Since last Monday I've been celebrating Passover. Despite the fact that Columbia University has its fair share of Jewish students, the fact that I've opted to keep kosher as well has been seen as a bit of an oddity. This past weekend, I explained to my skeptical parents that I was keeping kosher not for any particular religious reason but rather as a reminder to myself of how lucky I am and of the fact that there are millions of people who do not have the advantages that I have had -- having an accepting family and friends, parents invested and interested in my life, and even the ability to afford every meal.
For me, this approach to being kosher l'pesach (kosher for Passover) goes hand in hand with the overarching theme of the holiday. As both a historian and a Reform Jew, I recognize that my people did not actually build the pyramids of Egypt, and that most, if not all, of the events of the Bible should not be read as literal fact. Instead, I view the story of Passover as a metaphor that can be applied not just to the Jewish people but to any oppressed group. Throughout the unfolding of nearly every seder -- from the most orthodox to the interfaith -- there is a repeated recognition of the fact that our world is filled with the underprivileged, the hungry, the downtrodden, and the oppressed.
Additionally, the holiday asks us to consider in what ways we are still slaves. In many ways, we are enslaved to our prejudices (be it homophobia, sexism, or racism), to our material goods (whether it's the latest car or the iPad that we "need"), and to any variety of other things. In preparation for Passover, many Orthodox and Conservative Jews conduct a traditional search of their homes for chametz (leavened bread) in order to both literally and symbolically cleanse their lives for the coming holiday. At a recent Friday night service I attended, a woman noted that these other things in our lives that keep us enslaved -- our prejudices, our material goods, our drama -- are equally "chametz" and that perhaps each of us should focus more on clearing out this kind of chametz than the chametz of leavened bread.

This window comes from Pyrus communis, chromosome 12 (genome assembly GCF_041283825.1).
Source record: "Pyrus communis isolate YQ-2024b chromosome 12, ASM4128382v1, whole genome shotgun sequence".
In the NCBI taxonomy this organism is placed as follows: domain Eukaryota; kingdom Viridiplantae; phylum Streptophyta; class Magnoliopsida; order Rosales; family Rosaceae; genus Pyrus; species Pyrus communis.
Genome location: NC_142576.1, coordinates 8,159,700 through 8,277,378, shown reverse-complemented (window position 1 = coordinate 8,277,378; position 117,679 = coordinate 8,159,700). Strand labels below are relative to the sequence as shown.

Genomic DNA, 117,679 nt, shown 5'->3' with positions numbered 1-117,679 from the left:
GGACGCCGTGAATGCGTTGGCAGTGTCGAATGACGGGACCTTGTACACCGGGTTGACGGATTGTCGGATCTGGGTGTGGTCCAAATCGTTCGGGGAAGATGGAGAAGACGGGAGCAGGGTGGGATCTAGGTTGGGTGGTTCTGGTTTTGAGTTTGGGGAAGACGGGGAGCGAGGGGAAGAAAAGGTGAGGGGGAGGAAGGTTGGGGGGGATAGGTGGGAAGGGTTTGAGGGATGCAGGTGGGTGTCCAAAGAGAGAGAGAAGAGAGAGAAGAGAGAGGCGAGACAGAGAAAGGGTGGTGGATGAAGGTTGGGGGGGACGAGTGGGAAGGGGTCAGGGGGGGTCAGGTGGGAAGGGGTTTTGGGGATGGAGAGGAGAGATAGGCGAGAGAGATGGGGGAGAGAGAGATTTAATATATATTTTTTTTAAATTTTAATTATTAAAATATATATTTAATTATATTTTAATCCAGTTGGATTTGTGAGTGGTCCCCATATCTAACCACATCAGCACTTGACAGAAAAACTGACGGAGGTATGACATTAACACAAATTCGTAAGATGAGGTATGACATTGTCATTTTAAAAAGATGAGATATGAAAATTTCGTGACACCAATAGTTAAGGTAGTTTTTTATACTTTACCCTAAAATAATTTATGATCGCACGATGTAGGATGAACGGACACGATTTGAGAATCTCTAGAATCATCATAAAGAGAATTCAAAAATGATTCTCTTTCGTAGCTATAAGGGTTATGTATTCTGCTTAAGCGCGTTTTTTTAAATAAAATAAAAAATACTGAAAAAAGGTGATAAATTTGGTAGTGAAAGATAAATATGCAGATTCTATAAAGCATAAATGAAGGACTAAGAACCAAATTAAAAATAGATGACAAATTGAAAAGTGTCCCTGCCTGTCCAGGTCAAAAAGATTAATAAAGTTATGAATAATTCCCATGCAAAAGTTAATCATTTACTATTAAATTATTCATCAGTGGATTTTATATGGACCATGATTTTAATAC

So when, this Passover, my friends asked me to lead a seder, I did my best to ensure that this seder was in this tradition of Jewish egalitarianism and self-awareness. As we told the story of the oppression of the Jewish people, I noted a few historical parallels -- some vocally, some to myself.
During the section of the Haggadah that speaks of the fears of the Egyptians that, "[should] they multiply, and, if we happen to be at war, [the Jews] may join our enemies and fight against us and then (we will need to) leave the country," I immediately thought of the fate of the Japanese Americans during World War II. Just as the phrase "And the Egyptians demonized us and afflicted us; and they imposed hard labor upon us" might apply to the Jews in Egypt, it can also apply to the Jews of Europe during the Holocaust, or to the people of the Soviet Union under Stalin.
To be sure, there are other easily-drawn parallels, and from numerous parts, but my point here is that to simply go through the mechanical process of the seder without asking questions (the Four Questions, after all, were meant originally to serve as an example), without pointing to similarities in our recent past or the present, is to miss the point.
I encourage not only every Jew but everyone to take the opportunity of this holiday to remember those who do not have a home, those who hunger, and those who face oppression every day. The vast majority of us go about our lives not thinking about these people, and, in all honesty, this is at least in part because to think about their suffering while we live largely in comfort makes us uncomfortable. But just as cleansing our house of chametz (to be done on hands and knees) and forgoing leavened bread is uncomfortable, so, too, is cleansing ourselves of our prejudices, reminding ourselves of those who lack what we have, and forgoing some of our minor indulgences that others might have more.